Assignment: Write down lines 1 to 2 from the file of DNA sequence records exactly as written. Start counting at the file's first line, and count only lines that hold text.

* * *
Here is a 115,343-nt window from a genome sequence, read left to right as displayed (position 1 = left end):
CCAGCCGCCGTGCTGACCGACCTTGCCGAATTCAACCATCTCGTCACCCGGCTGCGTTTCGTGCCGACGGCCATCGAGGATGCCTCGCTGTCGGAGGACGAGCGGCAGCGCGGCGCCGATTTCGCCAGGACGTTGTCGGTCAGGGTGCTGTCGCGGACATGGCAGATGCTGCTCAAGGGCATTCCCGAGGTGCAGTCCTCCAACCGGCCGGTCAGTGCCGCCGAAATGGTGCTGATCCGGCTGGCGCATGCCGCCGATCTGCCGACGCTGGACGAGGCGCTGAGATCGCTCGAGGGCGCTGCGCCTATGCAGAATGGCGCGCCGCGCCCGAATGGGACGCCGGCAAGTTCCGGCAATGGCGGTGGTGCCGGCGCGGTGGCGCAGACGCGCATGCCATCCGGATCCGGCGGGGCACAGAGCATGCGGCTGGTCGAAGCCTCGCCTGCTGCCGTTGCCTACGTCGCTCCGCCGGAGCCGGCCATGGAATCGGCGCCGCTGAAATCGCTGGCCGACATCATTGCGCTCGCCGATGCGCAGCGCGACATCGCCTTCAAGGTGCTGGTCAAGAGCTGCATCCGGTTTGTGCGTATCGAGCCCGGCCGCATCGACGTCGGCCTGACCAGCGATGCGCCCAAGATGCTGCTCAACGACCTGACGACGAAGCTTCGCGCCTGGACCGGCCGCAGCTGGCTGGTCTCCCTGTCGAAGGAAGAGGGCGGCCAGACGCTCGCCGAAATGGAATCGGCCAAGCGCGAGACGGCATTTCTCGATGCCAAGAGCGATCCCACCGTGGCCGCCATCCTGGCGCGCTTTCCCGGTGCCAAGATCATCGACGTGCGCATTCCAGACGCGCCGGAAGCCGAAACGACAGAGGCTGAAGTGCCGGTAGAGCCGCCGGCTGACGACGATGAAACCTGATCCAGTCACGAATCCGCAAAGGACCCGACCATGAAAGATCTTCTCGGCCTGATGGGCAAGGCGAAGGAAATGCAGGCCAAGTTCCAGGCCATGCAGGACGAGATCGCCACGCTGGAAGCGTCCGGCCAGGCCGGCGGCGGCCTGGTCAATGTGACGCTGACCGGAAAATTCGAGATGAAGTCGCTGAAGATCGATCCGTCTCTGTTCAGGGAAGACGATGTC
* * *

Here is a 115,343-nt window from a genome sequence, read left to right as displayed (position 1 = left end):
CCAGCCGCCGTGCTGACCGACCTTGCCGAATTCAACCATCTCGTCACCCGGCTGCGTTTCGTGCCGACGGCCATCGAGGATGCCTCGCTGTCGGAGGACGAGCGGCAGCGCGGCGCCGATTTCGCCAGGACGTTGTCGGTCAGGGTGCTGTCGCGGACATGGCAGATGCTGCTCAAGGGCATTCCCGAGGTGCAGTCCTCCAACCGGCCGGTCAGTGCCGCCGAAATGGTGCTGATCCGGCTGGCGCATGCCGCCGATCTGCCGACGCTGGACGAGGCGCTGAGATCGCTCGAGGGCGCTGCGCCTATGCAGAATGGCGCGCCGCGCCCGAATGGGACGCCGGCAAGTTCCGGCAATGGCGGTGGTGCCGGCGCGGTGGCGCAGACGCGCATGCCATCCGGATCCGGCGGGGCACAGAGCATGCGGCTGGTCGAAGCCTCGCCTGCTGCCGTTGCCTACGTCGCTCCGCCGGAGCCGGCCATGGAATCGGCGCCGCTGAAATCGCTGGCCGACATCATTGCGCTCGCCGATGCGCAGCGCGACATCGCCTTCAAGGTGCTGGTCAAGAGCTGCATCCGGTTTGTGCGTATCGAGCCCGGCCGCATCGACGTCGGCCTGACCAGCGATGCGCCCAAGATGCTGCTCAACGACCTGACGACGAAGCTTCGCGCCTGGACCGGCCGCAGCTGGCTGGTCTCCCTGTCGAAGGAAGAGGGCGGCCAGACGCTCGCCGAAATGGAATCGGCCAAGCGCGAGACGGCATTTCTCGATGCCAAGAGCGATCCCACCGTGGCCGCCATCCTGGCGCGCTTTCCCGGTGCCAAGATCATCGACGTGCGCATTCCAGACGCGCCGGAAGCCGAAACGACAGAGGCTGAAGTGCCGGTAGAGCCGCCGGCTGACGACGATGAAACCTGATCCAGTCACGAATCCGCAAAGGACCCGACCATGAAAGATCTTCTCGGCCTGATGGGCAAGGCGAAGGAAATGCAGGCCAAGTTCCAGGCCATGCAGGACGAGATCGCCACGCTGGAAGCGTCCGGCCAGGCCGGCGGCGGCCTGGTCAATGTGACGCTGACCGGAAAATTCGAGATGAAGTCGCTGAAGATCGATCCGTCTCTGTTCAGGGAAGACGATGTC